The explicit media content 136 shown in FIG. 4 includes video content 422, photo content 432, and audio content 442. The video content 422 is created by a video app 420 running on the processor 120 of the mobile device 100. When the video content 422 is created, it is stored along with metadata 424 that describes the video content 422, including such information as when and where the video was created. Similarly a photo app 430 creates the photo content 432 and its related metadata 434, and a voice-recording app 440 creates audio content 442 and metadata 444. These three apps 420, 430, 440 may be standard apps provided along with the mobile operating system when the user purchased the mobile device 100. The data 422, 432, 442 from these apps 420, 430, 440 are stored in known locations in the local memory 130 or on the cloud data system 400.

Third party or specialty apps 450, 460 can also create explicit content 136 that is accessed by the media organization app 134. The first specialty app 450 creates both photo content 432 and audio content 442, and stores this data 432, 442 and related metadata 434, 444 in the same locations in memory 130 where the standard apps 430, 440 provided with the device 100 store similar data. The second specialty app 460 also creates explicit media content 462 and related metadata 464, but this content 462 is not stored in the standard locations in memory 130. However, as long as the media organization app 134 is informed of the location of this specialty app content 462 on memory 130, such content 462 can also be organized by the app 134.

In addition to the explicit content 422-462, the media organization app 134 also organizes implicit content 138 and its metadata 474. In one embodiment, this implicit content 138 is created by the same app 134 that organizes the content 140 into content clusters. In other embodiments, the media organization app 134 is split into two separate apps, with one app monitoring the sensors 150 and creating implicit content 138, and the other app 134 being responsible for organizing content 140.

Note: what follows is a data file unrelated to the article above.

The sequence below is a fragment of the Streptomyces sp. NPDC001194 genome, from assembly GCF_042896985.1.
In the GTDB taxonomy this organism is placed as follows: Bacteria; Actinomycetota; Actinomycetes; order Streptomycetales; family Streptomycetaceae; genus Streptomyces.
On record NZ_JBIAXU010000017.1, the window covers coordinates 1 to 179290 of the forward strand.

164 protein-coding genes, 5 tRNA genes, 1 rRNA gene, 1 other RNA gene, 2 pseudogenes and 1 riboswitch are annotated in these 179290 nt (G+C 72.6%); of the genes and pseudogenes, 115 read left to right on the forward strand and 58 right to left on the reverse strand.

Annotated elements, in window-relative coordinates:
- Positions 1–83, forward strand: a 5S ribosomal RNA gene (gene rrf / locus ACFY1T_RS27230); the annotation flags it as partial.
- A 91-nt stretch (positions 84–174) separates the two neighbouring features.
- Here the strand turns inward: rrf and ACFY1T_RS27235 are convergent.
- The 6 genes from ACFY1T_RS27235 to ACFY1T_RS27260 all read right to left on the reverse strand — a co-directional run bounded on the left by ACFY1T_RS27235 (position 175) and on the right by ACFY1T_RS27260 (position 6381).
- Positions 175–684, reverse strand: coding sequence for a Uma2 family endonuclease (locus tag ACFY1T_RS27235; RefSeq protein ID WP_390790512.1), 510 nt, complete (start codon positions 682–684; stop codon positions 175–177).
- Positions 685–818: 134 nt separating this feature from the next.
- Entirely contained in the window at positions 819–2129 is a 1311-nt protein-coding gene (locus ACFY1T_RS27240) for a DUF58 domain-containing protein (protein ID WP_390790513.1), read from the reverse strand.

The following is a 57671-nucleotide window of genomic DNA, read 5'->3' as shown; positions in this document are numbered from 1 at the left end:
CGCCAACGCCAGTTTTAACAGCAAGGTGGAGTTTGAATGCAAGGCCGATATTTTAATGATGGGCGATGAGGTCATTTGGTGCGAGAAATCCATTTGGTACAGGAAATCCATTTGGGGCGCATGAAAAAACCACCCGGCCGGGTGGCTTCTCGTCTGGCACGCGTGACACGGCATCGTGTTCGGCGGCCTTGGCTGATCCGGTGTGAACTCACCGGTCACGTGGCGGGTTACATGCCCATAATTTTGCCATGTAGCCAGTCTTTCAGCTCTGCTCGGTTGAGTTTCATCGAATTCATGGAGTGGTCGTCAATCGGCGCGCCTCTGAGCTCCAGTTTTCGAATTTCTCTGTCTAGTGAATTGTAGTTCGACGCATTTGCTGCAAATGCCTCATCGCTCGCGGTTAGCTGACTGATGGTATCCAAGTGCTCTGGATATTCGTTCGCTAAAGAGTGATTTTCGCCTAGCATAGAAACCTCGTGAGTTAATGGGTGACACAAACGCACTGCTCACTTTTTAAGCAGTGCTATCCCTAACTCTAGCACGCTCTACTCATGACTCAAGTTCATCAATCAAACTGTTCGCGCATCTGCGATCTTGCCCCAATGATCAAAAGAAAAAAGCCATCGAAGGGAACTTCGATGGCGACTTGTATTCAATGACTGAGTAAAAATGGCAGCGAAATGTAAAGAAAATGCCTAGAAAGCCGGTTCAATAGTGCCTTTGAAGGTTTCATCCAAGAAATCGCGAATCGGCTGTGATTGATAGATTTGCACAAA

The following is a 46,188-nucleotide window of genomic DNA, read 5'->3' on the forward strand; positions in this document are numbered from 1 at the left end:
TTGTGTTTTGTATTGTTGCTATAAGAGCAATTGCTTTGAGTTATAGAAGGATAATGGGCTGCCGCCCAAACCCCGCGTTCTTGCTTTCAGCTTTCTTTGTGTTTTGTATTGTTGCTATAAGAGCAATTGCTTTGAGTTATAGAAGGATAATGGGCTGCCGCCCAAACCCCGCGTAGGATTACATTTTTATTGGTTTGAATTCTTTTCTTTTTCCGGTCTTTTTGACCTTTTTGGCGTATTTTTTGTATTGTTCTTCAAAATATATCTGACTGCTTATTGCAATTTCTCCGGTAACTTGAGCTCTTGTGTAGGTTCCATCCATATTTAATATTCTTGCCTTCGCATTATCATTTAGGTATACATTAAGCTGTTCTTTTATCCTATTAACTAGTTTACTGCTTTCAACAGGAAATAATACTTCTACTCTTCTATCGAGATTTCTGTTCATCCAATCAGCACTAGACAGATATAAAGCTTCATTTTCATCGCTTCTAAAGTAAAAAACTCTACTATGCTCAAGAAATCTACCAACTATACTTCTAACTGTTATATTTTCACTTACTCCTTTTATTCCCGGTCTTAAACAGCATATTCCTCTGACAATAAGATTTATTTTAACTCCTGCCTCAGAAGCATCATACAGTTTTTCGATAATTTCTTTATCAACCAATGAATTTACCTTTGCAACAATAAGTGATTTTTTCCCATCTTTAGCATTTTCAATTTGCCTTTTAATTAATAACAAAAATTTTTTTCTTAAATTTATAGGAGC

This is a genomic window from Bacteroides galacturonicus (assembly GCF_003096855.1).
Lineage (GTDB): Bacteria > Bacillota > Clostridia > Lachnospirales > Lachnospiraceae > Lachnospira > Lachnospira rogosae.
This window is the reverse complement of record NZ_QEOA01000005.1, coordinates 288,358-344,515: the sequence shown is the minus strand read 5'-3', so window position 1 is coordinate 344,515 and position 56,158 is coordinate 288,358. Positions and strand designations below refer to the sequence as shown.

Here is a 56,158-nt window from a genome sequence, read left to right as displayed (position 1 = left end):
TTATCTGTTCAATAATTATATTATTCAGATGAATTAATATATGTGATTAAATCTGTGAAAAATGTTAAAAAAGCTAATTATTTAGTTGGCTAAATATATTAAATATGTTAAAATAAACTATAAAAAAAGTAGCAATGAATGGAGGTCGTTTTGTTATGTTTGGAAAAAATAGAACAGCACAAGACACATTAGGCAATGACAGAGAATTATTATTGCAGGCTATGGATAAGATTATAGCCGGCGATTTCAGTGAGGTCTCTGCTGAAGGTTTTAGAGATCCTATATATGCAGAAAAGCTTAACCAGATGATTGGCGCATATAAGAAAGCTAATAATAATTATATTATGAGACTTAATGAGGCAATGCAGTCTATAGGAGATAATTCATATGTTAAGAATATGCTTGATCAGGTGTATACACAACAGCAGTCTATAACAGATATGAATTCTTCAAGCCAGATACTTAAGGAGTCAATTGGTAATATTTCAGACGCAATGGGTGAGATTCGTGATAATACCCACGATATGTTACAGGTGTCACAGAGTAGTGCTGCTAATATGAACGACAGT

FIG. 4 also shows a calendar app 410 creating calendar data 412 on the mobile device 100. In one embodiment, this data can be used by the media organization app 134 as it arranges content 140 into content clusters. As explained below, the calendar data 412 may have explicit descriptions describing where the user was scheduled to be at a particular time. The media organization app 134 can use this data to develop a better understanding about how to organize content 140 that was acquired at that same time. The app 134 also receives additional information about occurrences and events from the global event database server 190, and the predefined events 187 and the crowd-sourced event data 188 from the media organization server 180. The data from these sources 187, 188, 190 is also very useful to the app 134 as it organizes the content 140.

The app 134 accesses all this content 140, from the same locations in which the data was originally stored by the creating apps 410-460 and organizes it into content clusters using additional data from servers 180 and 190. In most cases, the content 140 is organized based primarily on the metadata 424, 434, 444, 454, 464, and 474 that was attached to the content 140 by the app that created the content 140. In some circumstances, the media organization app 134 can augment the metadata. For instance, the app 134 could use facial recognition (or voice recognition) data 480 available on the mobile device 100 or over the network 170 to identify participants in the content 140. Such recognition can occur using the processor 120 of the mobile device, but in most cases it is more efficient to use the processing power of a cloud content server 192 or the media organization server 180 to perform this recognition. Regardless of where it occurs, any matches to known participants will be used by the app 134 to organize the content 140.